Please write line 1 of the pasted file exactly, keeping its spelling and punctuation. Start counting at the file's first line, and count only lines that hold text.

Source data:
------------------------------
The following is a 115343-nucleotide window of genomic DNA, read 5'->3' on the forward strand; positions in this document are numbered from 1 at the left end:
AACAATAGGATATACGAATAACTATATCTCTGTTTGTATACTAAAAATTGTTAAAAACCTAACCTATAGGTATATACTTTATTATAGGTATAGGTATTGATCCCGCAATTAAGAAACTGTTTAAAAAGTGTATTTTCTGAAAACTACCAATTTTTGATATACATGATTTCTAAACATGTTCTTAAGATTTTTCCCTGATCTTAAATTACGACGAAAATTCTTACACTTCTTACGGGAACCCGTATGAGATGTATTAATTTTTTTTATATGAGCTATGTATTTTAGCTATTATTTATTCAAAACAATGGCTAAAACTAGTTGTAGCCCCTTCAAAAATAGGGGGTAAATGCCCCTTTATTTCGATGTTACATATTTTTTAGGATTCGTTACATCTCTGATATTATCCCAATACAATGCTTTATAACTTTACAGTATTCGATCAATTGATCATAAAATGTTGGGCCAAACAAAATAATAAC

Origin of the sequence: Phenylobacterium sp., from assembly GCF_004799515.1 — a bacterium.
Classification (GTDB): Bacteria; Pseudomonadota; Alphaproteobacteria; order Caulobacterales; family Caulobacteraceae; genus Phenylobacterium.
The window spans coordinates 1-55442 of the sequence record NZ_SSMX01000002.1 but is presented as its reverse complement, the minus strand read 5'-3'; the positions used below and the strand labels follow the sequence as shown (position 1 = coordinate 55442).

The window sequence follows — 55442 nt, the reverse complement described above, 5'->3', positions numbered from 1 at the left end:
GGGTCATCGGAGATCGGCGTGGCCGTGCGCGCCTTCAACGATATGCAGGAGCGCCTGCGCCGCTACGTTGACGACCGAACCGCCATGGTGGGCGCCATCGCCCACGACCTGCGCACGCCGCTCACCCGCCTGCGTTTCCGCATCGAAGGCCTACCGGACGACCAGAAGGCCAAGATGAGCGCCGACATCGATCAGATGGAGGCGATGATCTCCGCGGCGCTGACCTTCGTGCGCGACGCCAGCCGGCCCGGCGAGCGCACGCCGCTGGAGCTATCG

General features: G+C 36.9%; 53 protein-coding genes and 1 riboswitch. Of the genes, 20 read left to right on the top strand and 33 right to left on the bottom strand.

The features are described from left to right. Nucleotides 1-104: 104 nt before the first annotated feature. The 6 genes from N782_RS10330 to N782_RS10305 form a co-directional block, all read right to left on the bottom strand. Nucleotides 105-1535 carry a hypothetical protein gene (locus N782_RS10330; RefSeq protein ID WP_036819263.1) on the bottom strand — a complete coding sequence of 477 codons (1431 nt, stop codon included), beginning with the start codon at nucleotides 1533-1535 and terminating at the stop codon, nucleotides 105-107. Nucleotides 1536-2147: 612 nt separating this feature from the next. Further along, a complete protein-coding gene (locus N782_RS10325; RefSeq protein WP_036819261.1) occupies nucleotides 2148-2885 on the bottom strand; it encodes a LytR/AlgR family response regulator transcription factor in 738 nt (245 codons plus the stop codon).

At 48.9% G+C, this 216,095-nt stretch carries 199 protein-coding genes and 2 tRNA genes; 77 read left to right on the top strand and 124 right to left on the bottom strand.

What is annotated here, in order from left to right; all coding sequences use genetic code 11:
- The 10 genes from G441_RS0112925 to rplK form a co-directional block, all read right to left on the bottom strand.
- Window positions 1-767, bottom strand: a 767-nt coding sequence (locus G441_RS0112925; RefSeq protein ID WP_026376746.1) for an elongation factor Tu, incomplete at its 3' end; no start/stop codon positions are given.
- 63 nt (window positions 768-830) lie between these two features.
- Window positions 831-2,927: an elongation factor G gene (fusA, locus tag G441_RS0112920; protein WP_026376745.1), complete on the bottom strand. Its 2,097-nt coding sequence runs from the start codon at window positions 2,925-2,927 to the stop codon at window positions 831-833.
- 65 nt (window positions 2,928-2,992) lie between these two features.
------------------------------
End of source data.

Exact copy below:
The following is a 115343-nucleotide window of genomic DNA, read 5'->3' on the forward strand; positions in this document are numbered from 1 at the left end: